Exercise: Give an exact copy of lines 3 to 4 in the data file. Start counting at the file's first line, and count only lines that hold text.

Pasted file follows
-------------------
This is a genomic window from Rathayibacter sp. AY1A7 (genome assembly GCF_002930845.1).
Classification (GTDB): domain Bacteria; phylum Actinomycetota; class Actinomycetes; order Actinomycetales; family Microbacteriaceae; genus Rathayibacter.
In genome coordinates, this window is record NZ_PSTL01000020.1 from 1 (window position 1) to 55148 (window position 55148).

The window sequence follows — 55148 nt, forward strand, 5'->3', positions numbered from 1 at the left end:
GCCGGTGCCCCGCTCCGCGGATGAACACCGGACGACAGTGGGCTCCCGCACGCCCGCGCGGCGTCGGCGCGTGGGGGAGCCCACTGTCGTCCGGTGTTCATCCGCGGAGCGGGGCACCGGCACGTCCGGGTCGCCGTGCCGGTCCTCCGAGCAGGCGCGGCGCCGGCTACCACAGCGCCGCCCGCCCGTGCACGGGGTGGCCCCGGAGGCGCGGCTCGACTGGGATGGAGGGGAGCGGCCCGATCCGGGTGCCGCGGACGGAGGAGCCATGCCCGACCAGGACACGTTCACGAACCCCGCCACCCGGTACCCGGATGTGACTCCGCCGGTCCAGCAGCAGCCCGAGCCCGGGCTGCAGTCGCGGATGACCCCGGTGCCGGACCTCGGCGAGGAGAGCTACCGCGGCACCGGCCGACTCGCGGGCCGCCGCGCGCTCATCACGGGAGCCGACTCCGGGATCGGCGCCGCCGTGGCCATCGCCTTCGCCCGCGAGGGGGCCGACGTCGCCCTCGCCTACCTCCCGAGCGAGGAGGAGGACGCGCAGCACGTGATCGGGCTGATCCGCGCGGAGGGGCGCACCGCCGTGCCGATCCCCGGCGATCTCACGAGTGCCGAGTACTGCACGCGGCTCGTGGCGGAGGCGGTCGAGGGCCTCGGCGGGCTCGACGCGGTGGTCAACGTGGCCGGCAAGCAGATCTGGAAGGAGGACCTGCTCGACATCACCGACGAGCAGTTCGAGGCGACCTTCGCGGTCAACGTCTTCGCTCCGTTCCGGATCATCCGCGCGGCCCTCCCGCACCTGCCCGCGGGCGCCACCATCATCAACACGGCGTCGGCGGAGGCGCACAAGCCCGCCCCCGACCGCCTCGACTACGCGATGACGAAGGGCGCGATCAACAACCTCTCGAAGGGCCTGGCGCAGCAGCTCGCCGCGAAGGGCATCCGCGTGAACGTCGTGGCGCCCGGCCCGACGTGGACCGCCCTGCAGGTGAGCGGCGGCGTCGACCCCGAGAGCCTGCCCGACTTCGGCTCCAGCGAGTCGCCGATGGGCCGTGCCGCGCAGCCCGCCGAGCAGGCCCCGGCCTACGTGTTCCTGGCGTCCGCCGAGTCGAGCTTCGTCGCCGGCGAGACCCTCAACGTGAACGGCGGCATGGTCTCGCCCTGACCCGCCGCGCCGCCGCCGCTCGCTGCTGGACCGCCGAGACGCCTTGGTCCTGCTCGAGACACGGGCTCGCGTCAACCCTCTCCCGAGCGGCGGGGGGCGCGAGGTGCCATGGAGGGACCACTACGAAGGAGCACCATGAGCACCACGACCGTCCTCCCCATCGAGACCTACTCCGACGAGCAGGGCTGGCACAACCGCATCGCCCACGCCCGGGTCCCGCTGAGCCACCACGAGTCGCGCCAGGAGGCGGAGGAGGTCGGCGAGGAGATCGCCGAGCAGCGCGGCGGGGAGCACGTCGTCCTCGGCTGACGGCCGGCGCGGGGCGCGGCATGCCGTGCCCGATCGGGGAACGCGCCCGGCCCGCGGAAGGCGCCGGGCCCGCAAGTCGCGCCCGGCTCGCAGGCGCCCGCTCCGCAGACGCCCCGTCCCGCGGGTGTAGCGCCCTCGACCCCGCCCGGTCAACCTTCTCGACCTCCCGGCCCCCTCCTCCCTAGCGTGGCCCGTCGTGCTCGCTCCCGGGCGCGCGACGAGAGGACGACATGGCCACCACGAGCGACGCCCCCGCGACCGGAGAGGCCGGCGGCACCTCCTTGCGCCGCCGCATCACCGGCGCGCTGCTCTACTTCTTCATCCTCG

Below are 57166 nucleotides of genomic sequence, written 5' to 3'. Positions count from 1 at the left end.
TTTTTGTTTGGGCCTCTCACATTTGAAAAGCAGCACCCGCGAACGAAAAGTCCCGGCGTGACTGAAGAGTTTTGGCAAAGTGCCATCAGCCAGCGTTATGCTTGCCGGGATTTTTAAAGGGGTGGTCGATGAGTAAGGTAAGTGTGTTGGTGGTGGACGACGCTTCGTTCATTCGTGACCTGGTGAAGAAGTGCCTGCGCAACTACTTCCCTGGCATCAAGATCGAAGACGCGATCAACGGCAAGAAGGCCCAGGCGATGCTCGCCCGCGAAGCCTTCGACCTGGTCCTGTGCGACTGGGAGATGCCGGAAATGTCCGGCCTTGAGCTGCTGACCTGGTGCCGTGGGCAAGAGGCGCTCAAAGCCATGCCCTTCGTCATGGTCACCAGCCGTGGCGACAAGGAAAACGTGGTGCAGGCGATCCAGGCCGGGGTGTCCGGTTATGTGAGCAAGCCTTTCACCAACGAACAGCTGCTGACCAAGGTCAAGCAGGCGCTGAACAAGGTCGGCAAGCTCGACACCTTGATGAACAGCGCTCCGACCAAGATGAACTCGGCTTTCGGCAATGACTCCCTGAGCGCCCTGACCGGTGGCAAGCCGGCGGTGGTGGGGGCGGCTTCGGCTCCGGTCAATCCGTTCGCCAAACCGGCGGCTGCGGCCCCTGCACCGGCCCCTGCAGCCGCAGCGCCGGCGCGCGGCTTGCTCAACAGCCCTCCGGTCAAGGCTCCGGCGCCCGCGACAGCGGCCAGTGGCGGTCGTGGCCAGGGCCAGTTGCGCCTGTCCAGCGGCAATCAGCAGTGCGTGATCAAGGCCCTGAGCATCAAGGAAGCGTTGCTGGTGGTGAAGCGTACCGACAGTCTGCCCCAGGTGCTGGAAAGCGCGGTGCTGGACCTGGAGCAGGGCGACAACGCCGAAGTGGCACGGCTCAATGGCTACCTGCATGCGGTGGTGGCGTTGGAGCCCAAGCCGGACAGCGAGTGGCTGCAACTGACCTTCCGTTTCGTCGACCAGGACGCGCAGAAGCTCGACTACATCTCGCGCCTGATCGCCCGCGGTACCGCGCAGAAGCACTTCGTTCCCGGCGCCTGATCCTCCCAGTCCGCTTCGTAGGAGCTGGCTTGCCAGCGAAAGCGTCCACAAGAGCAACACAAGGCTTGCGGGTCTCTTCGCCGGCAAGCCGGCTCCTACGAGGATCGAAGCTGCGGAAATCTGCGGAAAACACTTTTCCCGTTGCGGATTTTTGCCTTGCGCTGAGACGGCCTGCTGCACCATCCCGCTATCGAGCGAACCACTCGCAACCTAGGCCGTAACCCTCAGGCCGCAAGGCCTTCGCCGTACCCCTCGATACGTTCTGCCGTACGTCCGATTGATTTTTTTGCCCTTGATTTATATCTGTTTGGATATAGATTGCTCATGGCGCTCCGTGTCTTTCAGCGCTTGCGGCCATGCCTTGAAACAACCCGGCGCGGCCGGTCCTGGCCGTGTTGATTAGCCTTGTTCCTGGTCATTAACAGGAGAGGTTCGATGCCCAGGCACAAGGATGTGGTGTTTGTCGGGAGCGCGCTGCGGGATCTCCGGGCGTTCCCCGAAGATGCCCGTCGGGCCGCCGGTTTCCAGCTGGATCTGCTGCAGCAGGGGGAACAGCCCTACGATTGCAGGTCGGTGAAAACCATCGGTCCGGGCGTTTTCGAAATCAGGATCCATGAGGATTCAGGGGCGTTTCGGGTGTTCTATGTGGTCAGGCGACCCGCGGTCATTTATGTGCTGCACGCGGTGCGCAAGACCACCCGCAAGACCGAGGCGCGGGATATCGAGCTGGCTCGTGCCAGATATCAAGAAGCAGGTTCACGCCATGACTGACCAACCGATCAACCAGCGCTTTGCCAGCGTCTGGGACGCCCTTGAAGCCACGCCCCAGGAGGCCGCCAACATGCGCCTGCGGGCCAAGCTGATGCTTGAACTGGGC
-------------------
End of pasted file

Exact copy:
In genome coordinates, this window is record NZ_PSTL01000020.1 from 1 (window position 1) to 55148 (window position 55148).

The window sequence follows — 55148 nt, forward strand, 5'->3', positions numbered from 1 at the left end: